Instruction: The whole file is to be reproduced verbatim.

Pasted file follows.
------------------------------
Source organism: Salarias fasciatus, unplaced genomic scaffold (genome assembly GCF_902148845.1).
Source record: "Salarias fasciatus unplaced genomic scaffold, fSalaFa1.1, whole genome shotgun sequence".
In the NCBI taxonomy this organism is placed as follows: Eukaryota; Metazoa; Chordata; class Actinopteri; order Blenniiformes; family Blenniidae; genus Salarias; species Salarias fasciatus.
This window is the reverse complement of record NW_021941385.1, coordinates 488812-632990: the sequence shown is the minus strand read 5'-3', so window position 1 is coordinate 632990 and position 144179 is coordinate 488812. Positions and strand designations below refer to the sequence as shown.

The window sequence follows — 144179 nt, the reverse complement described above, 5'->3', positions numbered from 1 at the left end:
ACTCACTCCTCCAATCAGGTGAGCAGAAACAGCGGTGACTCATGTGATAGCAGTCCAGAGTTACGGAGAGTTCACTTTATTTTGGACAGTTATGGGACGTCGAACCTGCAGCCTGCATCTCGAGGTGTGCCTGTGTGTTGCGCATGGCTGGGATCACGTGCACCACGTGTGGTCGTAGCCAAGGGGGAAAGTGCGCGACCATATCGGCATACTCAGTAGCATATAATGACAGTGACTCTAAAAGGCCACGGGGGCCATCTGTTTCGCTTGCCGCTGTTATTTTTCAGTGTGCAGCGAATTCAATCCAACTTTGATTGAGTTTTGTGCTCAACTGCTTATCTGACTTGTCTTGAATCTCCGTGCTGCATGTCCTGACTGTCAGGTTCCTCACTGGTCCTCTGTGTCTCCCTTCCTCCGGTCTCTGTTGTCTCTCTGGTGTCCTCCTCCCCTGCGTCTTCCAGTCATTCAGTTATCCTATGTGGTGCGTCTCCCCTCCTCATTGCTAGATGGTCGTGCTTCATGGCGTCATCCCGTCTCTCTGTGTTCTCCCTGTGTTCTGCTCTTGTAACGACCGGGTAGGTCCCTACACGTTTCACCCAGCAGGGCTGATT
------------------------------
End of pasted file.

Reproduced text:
Source organism: Salarias fasciatus, unplaced genomic scaffold (genome assembly GCF_902148845.1).
Source record: "Salarias fasciatus unplaced genomic scaffold, fSalaFa1.1, whole genome shotgun sequence".
In the NCBI taxonomy this organism is placed as follows: Eukaryota; Metazoa; Chordata; class Actinopteri; order Blenniiformes; family Blenniidae; genus Salarias; species Salarias fasciatus.
This window is the reverse complement of record NW_021941385.1, coordinates 488812-632990: the sequence shown is the minus strand read 5'-3', so window position 1 is coordinate 632990 and position 144179 is coordinate 488812. Positions and strand designations below refer to the sequence as shown.

The window sequence follows — 144179 nt, the reverse complement described above, 5'->3', positions numbered from 1 at the left end:
ACTCACTCCTCCAATCAGGTGAGCAGAAACAGCGGTGACTCATGTGATAGCAGTCCAGAGTTACGGAGAGTTCACTTTATTTTGGACAGTTATGGGACGTCGAACCTGCAGCCTGCATCTCGAGGTGTGCCTGTGTGTTGCGCATGGCTGGGATCACGTGCACCACGTGTGGTCGTAGCCAAGGGGGAAAGTGCGCGACCATATCGGCATACTCAGTAGCATATAATGACAGTGACTCTAAAAGGCCACGGGGGCCATCTGTTTCGCTTGCCGCTGTTATTTTTCAGTGTGCAGCGAATTCAATCCAACTTTGATTGAGTTTTGTGCTCAACTGCTTATCTGACTTGTCTTGAATCTCCGTGCTGCATGTCCTGACTGTCAGGTTCCTCACTGGTCCTCTGTGTCTCCCTTCCTCCGGTCTCTGTTGTCTCTCTGGTGTCCTCCTCCCCTGCGTCTTCCAGTCATTCAGTTATCCTATGTGGTGCGTCTCCCCTCCTCATTGCTAGATGGTCGTGCTTCATGGCGTCATCCCGTCTCTCTGTGTTCTCCCTGTGTTCTGCTCTTGTAACGACCGGGTAGGTCCCTACACGTTTCACCCAGCAGGGCTGATT